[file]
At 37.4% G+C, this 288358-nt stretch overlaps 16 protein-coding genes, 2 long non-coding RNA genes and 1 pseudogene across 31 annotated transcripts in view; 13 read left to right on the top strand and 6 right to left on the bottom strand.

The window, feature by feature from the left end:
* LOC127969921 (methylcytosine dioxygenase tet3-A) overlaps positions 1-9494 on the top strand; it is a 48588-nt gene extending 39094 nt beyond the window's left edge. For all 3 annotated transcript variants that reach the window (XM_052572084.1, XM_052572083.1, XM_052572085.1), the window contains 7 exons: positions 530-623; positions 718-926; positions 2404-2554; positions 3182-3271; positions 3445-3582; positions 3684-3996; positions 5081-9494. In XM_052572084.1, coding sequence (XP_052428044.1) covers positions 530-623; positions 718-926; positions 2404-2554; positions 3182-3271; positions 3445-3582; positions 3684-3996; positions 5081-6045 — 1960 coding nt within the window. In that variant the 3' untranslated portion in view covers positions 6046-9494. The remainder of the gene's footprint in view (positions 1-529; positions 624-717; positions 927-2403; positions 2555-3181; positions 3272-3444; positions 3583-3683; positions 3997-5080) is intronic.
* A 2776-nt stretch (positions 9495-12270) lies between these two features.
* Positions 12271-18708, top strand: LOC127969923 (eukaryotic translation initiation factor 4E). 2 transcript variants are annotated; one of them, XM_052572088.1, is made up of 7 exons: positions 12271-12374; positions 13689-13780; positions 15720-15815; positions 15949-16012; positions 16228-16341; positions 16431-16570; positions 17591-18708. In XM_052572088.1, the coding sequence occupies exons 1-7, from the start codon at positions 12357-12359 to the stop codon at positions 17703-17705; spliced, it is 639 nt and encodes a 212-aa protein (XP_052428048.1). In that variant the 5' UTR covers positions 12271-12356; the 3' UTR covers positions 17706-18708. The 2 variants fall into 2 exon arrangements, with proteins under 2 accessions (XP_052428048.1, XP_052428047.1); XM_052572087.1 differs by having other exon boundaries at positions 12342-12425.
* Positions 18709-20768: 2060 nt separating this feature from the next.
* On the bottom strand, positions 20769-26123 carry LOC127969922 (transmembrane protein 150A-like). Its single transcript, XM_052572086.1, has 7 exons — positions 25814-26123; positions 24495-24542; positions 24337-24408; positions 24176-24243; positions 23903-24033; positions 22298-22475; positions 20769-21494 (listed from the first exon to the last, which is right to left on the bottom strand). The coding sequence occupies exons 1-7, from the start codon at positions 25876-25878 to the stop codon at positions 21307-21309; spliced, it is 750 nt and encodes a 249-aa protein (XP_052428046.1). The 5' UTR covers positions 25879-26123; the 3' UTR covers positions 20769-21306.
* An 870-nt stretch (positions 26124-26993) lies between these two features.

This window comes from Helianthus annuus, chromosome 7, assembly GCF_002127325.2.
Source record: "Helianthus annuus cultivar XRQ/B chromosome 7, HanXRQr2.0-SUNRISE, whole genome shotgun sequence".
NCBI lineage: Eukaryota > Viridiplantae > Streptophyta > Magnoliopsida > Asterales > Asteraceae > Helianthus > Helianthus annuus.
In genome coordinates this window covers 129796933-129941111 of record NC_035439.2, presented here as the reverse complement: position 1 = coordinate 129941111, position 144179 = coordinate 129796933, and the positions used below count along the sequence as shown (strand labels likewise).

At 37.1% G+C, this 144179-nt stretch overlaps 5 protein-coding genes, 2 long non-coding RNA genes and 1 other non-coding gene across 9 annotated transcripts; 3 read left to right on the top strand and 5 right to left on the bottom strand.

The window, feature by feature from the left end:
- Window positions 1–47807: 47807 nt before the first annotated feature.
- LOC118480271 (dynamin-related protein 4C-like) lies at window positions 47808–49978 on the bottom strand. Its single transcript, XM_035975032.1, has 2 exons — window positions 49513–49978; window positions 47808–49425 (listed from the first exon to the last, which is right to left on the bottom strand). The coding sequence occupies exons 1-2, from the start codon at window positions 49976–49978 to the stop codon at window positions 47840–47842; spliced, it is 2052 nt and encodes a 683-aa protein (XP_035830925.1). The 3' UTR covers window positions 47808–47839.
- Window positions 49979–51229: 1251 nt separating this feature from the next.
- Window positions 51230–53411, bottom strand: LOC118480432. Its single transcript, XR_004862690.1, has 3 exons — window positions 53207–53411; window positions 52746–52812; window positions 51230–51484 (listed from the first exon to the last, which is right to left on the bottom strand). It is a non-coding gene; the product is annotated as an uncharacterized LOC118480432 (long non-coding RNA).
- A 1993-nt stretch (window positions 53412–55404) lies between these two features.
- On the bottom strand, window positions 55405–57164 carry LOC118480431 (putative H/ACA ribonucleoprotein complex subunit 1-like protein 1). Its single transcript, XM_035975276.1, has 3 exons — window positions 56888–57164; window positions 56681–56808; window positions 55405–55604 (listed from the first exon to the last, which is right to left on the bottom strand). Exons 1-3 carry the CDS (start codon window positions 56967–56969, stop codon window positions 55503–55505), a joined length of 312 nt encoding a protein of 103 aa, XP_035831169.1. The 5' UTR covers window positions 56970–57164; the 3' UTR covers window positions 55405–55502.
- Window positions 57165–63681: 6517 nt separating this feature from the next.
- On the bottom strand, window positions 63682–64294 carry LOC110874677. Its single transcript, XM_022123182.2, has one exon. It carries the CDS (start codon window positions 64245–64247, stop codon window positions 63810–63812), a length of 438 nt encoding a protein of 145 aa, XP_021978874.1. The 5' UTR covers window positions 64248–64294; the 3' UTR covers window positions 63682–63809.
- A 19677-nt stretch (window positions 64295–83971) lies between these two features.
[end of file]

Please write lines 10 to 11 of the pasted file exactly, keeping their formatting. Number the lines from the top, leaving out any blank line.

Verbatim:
Source record: "Helianthus annuus cultivar XRQ/B chromosome 7, HanXRQr2.0-SUNRISE, whole genome shotgun sequence".
NCBI lineage: Eukaryota > Viridiplantae > Streptophyta > Magnoliopsida > Asterales > Asteraceae > Helianthus > Helianthus annuus.